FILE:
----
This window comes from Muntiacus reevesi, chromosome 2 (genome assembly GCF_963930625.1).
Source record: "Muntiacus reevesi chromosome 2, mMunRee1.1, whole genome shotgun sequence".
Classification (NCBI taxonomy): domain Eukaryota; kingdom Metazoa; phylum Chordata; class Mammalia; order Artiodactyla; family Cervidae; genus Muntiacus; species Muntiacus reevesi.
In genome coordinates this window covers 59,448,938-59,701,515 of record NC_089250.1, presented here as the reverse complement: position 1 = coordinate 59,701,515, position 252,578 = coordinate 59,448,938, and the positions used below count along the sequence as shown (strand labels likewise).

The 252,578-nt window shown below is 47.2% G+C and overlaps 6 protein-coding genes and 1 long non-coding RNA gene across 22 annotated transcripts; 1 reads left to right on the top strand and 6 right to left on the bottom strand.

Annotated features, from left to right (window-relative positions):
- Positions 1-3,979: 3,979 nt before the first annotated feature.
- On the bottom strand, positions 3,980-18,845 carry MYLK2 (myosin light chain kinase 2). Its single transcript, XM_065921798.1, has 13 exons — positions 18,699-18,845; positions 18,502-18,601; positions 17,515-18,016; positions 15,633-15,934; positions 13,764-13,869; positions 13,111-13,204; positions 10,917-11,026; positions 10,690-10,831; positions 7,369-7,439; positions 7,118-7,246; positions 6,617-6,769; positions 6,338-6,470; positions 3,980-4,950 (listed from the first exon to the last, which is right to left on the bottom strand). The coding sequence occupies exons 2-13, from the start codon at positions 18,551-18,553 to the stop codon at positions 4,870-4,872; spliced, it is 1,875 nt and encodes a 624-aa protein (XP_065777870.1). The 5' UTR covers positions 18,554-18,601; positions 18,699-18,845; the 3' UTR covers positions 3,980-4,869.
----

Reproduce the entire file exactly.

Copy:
This window comes from Muntiacus reevesi, chromosome 2 (genome assembly GCF_963930625.1).
Source record: "Muntiacus reevesi chromosome 2, mMunRee1.1, whole genome shotgun sequence".
Classification (NCBI taxonomy): domain Eukaryota; kingdom Metazoa; phylum Chordata; class Mammalia; order Artiodactyla; family Cervidae; genus Muntiacus; species Muntiacus reevesi.
In genome coordinates this window covers 59,448,938-59,701,515 of record NC_089250.1, presented here as the reverse complement: position 1 = coordinate 59,701,515, position 252,578 = coordinate 59,448,938, and the positions used below count along the sequence as shown (strand labels likewise).

The 252,578-nt window shown below is 47.2% G+C and overlaps 6 protein-coding genes and 1 long non-coding RNA gene across 22 annotated transcripts; 1 reads left to right on the top strand and 6 right to left on the bottom strand.

Annotated features, from left to right (window-relative positions):
- Positions 1-3,979: 3,979 nt before the first annotated feature.
- On the bottom strand, positions 3,980-18,845 carry MYLK2 (myosin light chain kinase 2). Its single transcript, XM_065921798.1, has 13 exons — positions 18,699-18,845; positions 18,502-18,601; positions 17,515-18,016; positions 15,633-15,934; positions 13,764-13,869; positions 13,111-13,204; positions 10,917-11,026; positions 10,690-10,831; positions 7,369-7,439; positions 7,118-7,246; positions 6,617-6,769; positions 6,338-6,470; positions 3,980-4,950 (listed from the first exon to the last, which is right to left on the bottom strand). The coding sequence occupies exons 2-13, from the start codon at positions 18,551-18,553 to the stop codon at positions 4,870-4,872; spliced, it is 1,875 nt and encodes a 624-aa protein (XP_065777870.1). The 5' UTR covers positions 18,554-18,601; positions 18,699-18,845; the 3' UTR covers positions 3,980-4,869.